New Delhi: The Congress today unholstered a biting attack on Narendra Modi for the alleged illegal monitoring of a young woman in his state in 2009 by senior police officials. The Congress has alleged that Mr Modi, who is running for Prime Minister, authorised police officials via his then Home Minister, Amit Shah, to tap the woman architect's phones and follow her.
Union Minister Manish Tewari today referred to the Gujarat chief minister as the "stalking sahebzada".
His party, the Congress, wants a Supreme Court judge to investigate the accusations, which are based on an alleged expose by two news websites, Cobrapost and Gulail. They claim that audio recordings show that Mr Shah, as Home Minister, ordered the state police to tail the woman at the behest of a man he called "saheb" or "boss." (Snooping allegations against Amit Shah: Congress demands probe by Supreme Court judge)
The audio tapes were given to the CBI by a senior Gujarat police officer, GL Singhal, who has allegedly said that more than 200 of the recorded conversations are between him and Mr Shah. The CBI has not taken voice samples from either man to confirm if the voices on the tape are indeed theirs.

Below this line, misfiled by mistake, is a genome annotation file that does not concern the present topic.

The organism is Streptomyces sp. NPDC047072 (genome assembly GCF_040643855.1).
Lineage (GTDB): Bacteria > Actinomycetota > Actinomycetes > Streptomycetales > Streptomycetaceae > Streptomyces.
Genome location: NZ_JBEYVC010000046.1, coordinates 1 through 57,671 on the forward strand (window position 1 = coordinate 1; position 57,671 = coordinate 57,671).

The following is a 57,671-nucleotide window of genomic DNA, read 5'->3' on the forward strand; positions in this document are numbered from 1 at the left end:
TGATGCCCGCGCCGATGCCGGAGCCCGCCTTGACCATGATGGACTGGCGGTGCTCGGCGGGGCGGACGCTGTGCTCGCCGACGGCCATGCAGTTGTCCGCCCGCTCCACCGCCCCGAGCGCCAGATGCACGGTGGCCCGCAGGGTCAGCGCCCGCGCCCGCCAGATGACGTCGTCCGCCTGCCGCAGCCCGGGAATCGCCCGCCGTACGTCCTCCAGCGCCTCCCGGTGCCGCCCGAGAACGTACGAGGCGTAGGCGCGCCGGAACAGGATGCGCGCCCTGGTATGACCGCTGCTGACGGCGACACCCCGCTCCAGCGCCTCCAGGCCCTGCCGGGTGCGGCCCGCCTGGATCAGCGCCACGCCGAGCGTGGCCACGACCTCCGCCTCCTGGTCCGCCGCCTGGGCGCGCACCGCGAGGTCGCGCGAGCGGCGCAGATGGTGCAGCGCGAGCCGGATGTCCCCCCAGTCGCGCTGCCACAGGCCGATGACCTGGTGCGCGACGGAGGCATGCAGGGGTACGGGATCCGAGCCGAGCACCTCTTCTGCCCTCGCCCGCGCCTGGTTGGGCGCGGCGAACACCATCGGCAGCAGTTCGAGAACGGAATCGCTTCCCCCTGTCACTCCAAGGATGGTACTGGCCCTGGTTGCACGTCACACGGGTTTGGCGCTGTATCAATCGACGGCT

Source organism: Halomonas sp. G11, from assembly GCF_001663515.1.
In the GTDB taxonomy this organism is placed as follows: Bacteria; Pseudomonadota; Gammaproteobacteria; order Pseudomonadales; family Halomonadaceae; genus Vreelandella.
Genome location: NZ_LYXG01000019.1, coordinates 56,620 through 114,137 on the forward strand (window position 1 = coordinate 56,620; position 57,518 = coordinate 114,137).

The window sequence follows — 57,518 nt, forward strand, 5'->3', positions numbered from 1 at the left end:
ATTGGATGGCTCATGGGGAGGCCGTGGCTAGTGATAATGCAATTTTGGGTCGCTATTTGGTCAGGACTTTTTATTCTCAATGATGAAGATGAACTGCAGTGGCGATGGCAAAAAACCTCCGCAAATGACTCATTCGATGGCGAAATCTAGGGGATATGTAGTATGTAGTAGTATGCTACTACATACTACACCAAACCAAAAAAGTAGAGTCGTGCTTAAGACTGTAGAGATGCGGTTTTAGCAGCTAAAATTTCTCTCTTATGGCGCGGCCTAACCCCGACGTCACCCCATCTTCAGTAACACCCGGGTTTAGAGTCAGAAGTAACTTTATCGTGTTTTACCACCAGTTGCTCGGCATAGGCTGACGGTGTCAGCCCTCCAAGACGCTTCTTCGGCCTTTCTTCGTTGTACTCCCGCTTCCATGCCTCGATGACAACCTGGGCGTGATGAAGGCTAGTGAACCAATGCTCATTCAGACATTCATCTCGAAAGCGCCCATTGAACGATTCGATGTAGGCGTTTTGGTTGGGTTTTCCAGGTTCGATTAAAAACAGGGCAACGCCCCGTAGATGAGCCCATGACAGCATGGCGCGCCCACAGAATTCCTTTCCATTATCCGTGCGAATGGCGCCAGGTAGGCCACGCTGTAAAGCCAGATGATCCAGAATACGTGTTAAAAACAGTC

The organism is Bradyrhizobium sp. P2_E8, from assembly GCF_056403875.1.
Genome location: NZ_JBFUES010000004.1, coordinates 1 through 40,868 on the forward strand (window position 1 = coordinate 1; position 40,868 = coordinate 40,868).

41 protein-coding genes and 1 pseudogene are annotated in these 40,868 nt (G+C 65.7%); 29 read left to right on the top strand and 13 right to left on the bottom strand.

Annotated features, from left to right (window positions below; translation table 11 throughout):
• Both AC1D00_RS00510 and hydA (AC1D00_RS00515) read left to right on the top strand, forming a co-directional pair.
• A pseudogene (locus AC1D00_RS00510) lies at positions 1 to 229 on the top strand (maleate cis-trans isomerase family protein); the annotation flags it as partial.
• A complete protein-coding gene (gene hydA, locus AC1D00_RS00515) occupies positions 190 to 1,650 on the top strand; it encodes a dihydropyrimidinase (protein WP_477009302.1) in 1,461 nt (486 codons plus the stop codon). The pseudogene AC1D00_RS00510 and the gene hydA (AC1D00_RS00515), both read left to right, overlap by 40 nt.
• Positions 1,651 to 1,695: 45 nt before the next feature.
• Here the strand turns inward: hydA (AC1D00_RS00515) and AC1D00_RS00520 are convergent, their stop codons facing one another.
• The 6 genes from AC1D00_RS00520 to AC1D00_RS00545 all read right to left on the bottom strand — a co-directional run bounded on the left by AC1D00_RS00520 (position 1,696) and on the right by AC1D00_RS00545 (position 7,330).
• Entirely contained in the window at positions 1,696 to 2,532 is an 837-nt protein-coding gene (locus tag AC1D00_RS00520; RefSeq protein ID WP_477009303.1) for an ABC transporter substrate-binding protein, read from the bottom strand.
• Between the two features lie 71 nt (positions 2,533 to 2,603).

Mr Singhal has reportedly divulged to the CBI that senior members of Gujarat's anti-terror squad were among those assigned to tail the woman whose identity must be protected for legal reasons.
The BJP has suggested that the woman was monitored at the request of her father, as he feared for her safety. "The Gujarat government has provided protection and cover. The father and the woman are together in this and they asked for protection against a powerful bureaucrat, who was harassing her," said BJP spokesperson Nirmala Sitharaman. (Snooping allegations against Amit Shah baseless, says BJP; rules out rethink on Narendra Modi)
The BJP's chief, Rajnath Singh, has said that the allegations are unfolding now, months after the tapes were given to the CBI, to derail Mr Modi's campaign for the national election.